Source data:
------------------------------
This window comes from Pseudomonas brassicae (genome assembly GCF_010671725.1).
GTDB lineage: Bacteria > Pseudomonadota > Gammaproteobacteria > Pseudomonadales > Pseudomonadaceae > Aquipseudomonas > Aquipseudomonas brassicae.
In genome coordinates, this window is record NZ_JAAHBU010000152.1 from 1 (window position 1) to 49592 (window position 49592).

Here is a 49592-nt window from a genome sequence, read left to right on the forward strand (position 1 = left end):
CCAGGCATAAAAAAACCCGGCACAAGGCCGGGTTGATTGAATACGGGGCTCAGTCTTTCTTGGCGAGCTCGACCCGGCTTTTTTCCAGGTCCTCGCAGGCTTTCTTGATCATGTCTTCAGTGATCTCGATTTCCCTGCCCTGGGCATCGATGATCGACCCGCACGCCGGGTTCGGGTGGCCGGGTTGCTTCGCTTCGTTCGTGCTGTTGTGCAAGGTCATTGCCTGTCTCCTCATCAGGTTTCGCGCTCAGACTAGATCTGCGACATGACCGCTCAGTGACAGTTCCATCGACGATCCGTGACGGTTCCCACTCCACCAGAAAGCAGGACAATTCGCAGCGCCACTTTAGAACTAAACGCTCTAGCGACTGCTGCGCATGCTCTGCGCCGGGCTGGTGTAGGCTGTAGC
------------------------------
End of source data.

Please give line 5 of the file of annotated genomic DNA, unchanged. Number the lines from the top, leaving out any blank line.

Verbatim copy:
CCAGGCATAAAAAAACCCGGCACAAGGCCGGGTTGATTGAATACGGGGCTCAGTCTTTCTTGGCGAGCTCGACCCGGCTTTTTTCCAGGTCCTCGCAGGCTTTCTTGATCATGTCTTCAGTGATCTCGATTTCCCTGCCCTGGGCATCGATGATCGACCCGCACGCCGGGTTCGGGTGGCCGGGTTGCTTCGCTTCGTTCGTGCTGTTGTGCAAGGTCATTGCCTGTCTCCTCATCAGGTTTCGCGCTCAGACTAGATCTGCGACATGACCGCTCAGTGACAGTTCCATCGACGATCCGTGACGGTTCCCACTCCACCAGAAAGCAGGACAATTCGCAGCGCCACTTTAGAACTAAACGCTCTAGCGACTGCTGCGCATGCTCTGCGCCGGGCTGGTGTAGGCTGTAGC